What do you, the readers of this thread, think of that as an idea? It's not something that the JSR12 group is actively working towards, but it would certainly remove the bytecode enhancement debate and integrate object persistence into the heart of the java platform.

At this stage I am not suggesting that the introduction of a "persistent" keyword is likely, or that it is a "good idea". However I think it is an interesting concept, and look forward to your comments.

Kind regards, Robin.
Robin M. Roos

Full Threads Newest First

Showing messages 1 through 3 of 3.

  • On becoming persistence-capable
    2002-12-11 22:07:13  srdrucker [View]

    I think the best would be doing what you stated in a previous post:

    [A "technically pure" JDO implementation would rely on JVM-level hooks into the transient object lifecycle which could be used to trigger corresponding events in a persistent object cache.]

    A JVM-Level hook would support three Major Goals:
    -Provide ability to populate hollow data.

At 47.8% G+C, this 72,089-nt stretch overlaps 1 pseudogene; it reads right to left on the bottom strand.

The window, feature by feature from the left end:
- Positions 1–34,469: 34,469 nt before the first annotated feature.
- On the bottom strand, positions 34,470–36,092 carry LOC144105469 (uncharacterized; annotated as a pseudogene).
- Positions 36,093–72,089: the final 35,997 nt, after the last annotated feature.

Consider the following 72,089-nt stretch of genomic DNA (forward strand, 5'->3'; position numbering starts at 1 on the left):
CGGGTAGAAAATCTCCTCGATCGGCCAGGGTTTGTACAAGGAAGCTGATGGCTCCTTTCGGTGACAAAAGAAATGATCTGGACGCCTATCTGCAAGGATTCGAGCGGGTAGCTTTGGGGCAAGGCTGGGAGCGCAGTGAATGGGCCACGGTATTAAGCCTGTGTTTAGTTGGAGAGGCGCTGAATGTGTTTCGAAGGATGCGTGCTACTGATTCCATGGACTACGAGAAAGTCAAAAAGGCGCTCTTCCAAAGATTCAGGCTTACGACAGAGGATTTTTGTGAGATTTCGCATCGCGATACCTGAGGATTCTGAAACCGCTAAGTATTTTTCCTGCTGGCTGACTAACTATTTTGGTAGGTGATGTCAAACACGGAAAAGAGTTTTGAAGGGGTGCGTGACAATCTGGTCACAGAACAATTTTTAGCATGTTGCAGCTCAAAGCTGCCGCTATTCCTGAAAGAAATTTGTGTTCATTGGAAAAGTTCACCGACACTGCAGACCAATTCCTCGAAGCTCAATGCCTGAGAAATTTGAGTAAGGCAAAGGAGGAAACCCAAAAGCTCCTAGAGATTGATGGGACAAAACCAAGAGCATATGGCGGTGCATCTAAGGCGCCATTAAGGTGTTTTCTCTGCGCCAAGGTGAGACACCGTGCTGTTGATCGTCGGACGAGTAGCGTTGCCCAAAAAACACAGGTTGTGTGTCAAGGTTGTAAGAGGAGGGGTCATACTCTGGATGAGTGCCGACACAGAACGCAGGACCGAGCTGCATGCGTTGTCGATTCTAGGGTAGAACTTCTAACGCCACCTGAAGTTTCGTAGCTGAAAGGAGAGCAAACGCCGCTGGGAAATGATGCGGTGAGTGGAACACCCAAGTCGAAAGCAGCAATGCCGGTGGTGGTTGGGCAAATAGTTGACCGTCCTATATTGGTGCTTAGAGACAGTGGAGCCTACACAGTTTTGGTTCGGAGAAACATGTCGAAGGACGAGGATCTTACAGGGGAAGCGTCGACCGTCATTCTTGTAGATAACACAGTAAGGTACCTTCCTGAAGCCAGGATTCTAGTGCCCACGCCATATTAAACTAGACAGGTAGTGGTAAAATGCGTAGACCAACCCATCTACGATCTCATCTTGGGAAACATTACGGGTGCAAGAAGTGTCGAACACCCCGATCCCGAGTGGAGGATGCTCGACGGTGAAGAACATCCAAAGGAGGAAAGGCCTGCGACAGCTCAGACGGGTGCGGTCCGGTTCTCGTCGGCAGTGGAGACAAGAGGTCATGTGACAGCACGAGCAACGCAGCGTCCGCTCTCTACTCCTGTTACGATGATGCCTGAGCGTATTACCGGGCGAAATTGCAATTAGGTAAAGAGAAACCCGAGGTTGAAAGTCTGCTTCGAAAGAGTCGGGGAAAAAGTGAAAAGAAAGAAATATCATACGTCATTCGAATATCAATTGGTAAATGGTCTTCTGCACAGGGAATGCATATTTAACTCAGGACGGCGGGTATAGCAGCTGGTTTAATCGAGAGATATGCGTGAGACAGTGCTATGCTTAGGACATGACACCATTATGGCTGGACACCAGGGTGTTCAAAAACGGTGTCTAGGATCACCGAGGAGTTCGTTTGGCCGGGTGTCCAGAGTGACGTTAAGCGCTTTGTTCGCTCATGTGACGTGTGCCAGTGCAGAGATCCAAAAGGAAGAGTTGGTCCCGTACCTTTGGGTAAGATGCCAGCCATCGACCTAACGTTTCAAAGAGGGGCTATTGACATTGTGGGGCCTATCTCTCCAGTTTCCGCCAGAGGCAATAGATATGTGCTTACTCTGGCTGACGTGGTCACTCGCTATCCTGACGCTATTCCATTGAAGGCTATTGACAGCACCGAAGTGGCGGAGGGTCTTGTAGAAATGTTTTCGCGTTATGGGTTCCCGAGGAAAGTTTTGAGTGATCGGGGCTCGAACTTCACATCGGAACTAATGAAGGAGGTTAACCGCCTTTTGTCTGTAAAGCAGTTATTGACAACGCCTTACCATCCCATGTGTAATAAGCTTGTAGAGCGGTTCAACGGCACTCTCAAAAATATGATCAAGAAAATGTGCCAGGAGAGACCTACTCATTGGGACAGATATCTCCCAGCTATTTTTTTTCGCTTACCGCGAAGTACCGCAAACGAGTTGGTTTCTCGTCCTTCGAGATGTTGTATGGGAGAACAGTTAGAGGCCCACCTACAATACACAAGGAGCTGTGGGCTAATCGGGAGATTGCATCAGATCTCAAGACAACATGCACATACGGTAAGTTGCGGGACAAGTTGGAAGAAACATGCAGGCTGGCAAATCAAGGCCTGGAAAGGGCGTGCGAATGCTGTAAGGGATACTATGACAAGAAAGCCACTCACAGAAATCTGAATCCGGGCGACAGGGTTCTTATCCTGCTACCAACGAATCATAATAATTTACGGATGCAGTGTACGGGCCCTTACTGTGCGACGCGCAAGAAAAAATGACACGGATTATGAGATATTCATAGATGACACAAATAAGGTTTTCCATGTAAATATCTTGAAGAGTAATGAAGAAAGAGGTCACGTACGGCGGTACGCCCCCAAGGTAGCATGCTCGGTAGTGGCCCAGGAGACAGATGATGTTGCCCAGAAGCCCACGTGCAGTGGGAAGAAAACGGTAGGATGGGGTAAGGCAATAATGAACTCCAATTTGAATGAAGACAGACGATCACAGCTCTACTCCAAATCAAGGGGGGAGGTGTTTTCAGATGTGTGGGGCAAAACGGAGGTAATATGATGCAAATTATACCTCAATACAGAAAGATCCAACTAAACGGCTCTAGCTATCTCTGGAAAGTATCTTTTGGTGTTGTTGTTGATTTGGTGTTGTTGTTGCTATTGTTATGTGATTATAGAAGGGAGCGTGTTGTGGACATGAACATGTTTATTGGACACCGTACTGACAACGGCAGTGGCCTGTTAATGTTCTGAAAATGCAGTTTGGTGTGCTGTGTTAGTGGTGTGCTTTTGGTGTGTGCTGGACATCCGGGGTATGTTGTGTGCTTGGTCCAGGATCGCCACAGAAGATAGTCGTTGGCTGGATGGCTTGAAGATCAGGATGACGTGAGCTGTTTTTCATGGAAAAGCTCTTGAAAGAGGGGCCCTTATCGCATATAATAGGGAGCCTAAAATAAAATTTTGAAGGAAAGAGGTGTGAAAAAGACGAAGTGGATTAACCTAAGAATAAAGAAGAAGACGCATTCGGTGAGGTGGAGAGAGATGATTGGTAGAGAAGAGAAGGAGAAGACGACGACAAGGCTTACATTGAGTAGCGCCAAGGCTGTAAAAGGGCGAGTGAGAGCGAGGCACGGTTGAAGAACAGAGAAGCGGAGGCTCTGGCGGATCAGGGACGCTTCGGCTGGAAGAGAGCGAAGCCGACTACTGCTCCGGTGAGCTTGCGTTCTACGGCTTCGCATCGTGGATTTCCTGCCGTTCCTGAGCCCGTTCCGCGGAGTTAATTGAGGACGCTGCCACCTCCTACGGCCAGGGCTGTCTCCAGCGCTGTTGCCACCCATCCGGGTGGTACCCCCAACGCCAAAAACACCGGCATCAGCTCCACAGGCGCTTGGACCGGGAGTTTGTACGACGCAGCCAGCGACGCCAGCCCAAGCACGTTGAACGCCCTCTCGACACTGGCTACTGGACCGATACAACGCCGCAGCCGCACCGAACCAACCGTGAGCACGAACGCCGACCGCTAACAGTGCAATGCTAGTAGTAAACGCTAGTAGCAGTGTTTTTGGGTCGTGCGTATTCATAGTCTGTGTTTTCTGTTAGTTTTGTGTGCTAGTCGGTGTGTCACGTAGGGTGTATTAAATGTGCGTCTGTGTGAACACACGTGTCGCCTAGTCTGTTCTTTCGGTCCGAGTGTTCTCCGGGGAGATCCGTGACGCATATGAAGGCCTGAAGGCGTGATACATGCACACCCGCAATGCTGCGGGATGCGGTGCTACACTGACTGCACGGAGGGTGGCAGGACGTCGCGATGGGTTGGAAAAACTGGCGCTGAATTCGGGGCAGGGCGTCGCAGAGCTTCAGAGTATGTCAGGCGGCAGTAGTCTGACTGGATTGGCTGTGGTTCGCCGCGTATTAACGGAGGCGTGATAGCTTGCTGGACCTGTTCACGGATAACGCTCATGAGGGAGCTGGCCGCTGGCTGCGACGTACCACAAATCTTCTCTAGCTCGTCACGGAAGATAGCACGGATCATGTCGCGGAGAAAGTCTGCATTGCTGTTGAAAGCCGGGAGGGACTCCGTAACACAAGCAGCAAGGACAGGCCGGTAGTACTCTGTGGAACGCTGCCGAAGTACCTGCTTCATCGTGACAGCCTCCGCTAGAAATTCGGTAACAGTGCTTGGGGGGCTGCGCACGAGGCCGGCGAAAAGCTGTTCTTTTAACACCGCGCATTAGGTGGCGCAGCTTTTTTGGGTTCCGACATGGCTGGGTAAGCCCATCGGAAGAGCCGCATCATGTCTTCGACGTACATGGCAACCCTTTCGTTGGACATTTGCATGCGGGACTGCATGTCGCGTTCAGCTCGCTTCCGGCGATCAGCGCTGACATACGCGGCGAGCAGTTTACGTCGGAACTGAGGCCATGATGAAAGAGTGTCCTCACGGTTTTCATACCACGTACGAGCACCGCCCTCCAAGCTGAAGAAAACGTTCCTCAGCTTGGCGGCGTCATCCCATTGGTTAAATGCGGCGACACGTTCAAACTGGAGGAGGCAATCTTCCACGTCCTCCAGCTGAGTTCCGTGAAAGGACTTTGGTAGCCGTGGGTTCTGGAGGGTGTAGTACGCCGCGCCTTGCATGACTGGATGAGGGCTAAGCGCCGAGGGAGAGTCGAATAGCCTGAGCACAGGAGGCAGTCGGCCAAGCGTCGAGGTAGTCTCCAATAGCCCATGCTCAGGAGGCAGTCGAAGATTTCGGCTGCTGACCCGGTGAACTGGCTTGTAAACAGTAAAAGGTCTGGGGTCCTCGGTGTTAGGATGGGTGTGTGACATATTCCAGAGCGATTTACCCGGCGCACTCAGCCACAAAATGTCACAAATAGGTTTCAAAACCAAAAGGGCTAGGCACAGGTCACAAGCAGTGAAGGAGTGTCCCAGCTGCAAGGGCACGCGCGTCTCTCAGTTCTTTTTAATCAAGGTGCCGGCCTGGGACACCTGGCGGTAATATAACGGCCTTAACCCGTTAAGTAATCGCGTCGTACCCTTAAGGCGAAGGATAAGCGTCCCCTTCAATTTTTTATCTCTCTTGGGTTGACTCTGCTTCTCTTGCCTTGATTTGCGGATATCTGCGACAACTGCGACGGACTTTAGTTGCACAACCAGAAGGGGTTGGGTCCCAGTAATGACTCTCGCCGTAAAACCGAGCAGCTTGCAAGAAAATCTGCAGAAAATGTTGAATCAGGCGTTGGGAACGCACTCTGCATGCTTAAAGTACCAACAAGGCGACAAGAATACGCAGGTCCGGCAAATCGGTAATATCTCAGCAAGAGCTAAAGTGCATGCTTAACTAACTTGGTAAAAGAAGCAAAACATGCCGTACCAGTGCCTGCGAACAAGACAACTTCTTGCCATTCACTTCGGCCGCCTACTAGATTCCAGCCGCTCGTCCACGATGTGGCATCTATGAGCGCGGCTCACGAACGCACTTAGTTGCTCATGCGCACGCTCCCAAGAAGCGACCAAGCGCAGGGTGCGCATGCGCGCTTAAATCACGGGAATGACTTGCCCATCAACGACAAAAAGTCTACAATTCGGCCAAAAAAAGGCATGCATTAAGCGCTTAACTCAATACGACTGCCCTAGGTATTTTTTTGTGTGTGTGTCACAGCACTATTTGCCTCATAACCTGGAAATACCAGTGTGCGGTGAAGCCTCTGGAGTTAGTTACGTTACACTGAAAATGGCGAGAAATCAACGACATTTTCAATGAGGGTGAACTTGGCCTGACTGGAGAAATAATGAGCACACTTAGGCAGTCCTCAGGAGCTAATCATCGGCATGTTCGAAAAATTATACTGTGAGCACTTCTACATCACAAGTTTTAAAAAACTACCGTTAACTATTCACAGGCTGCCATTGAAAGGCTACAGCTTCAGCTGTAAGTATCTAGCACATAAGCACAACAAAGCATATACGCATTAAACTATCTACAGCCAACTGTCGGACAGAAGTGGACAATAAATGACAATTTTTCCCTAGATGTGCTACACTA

-Easily sense when an object becomes dirty.
    -Support both field-level and public-interface level persistence (Sun JDO vs. java.bean.XMLEncoder style).

    The hook could be modeled as follows:

    -Add two new methods to Object:
    addObjectListener(ObjectListener listener, String[] fields, Method[] methods) and removeObjectListener(ObjectListener listener).
    -ObjectListener would have three methods, fieldRead(FieldEvent e), fieldWrite(FieldEvent e), invocation(InvocationEvent e)
    -fieldRead(FieldEvent e) would provide opportunity to populate hollow data.
    -fieldWrite(FieldEvent e) would provide sensing of dirty objects.
    -invocation(InvocationEvent e) would provide both FieldRead and FieldWrite functionality for public interface persistence through monitoring of methods (usually getters and setters).

    The fieldRead method would only be called once on the first access of each field registered (to provide the appropriate value if hollow). fieldWrite would be used to sense dirty state. invocation() would only be called the first time the method is invoked.

    Finally, in my view, Object Persistence is the last hurdle to Java in the business world. I worry that Sun is not going to modify the VM for object persistence. There should be a jcp on this.

    My 2 cents.
    • On becoming persistence-capable
      2002-12-13 03:06:20  robin@ogilviepartners.com [View]

      You deliver good value for just 2c!

      I know that most members of the JDO (JSR12) Expert Group are reading this forum and we should have further input on this. However any alteration involving the JVM spec should be considered a long road to go down.